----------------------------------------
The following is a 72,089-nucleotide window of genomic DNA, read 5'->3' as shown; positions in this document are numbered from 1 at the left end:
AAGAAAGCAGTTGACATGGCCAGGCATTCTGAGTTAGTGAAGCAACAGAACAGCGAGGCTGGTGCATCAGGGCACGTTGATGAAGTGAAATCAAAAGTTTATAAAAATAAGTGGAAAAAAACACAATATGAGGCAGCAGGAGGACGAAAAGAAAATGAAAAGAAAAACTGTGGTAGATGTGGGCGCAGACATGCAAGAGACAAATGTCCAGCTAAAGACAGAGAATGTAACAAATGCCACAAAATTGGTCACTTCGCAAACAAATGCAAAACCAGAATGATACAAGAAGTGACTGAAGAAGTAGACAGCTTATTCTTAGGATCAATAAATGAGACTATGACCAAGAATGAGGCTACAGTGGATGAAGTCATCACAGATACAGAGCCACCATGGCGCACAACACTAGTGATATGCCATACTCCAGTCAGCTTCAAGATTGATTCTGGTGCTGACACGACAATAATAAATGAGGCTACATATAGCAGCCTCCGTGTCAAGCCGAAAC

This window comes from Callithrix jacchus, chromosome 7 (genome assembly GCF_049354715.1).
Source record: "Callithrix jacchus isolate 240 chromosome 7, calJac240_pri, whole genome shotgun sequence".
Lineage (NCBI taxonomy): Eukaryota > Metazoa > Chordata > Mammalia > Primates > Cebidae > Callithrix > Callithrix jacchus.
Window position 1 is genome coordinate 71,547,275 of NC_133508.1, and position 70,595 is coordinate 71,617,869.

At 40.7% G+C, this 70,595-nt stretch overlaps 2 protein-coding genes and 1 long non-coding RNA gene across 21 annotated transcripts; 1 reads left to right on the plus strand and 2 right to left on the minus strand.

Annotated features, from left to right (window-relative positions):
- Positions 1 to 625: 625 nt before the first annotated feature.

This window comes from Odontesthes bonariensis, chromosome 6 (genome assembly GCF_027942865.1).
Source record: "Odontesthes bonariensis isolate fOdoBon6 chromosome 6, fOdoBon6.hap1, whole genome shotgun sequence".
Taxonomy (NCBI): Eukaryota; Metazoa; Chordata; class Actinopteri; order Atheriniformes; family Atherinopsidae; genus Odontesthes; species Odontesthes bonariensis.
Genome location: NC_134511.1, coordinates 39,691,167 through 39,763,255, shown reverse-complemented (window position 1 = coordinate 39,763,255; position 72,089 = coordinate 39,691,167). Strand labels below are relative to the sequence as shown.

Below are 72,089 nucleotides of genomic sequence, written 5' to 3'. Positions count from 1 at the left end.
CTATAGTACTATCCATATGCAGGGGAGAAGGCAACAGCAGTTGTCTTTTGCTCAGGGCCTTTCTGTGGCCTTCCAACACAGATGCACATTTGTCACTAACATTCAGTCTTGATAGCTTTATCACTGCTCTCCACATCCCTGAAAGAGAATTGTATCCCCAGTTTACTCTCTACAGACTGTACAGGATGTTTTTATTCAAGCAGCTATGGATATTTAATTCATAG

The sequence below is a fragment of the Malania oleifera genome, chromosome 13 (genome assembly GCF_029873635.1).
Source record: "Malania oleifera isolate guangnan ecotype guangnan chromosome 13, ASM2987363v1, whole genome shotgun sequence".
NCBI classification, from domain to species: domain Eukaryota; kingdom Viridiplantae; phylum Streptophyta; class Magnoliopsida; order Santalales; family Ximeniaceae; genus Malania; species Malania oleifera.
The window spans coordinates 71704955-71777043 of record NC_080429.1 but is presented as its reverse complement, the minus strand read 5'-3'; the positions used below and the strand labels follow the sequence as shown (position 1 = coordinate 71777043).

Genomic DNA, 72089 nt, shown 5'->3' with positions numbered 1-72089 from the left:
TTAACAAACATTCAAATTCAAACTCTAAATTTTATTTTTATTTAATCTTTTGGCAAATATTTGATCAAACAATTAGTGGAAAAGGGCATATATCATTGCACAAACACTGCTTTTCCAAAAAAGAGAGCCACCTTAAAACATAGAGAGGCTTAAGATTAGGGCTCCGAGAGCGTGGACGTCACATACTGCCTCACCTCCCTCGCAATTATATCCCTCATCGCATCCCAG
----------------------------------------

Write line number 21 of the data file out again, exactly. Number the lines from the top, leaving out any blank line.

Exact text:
TTAACAAACATTCAAATTCAAACTCTAAATTTTATTTTTATTTAATCTTTTGGCAAATATTTGATCAAACAATTAGTGGAAAAGGGCATATATCATTGCACAAACACTGCTTTTCCAAAAAAGAGAGCCACCTTAAAACATAGAGAGGCTTAAGATTAGGGCTCCGAGAGCGTGGACGTCACATACTGCCTCACCTCCCTCGCAATTATATCCCTCATCGCATCCCAG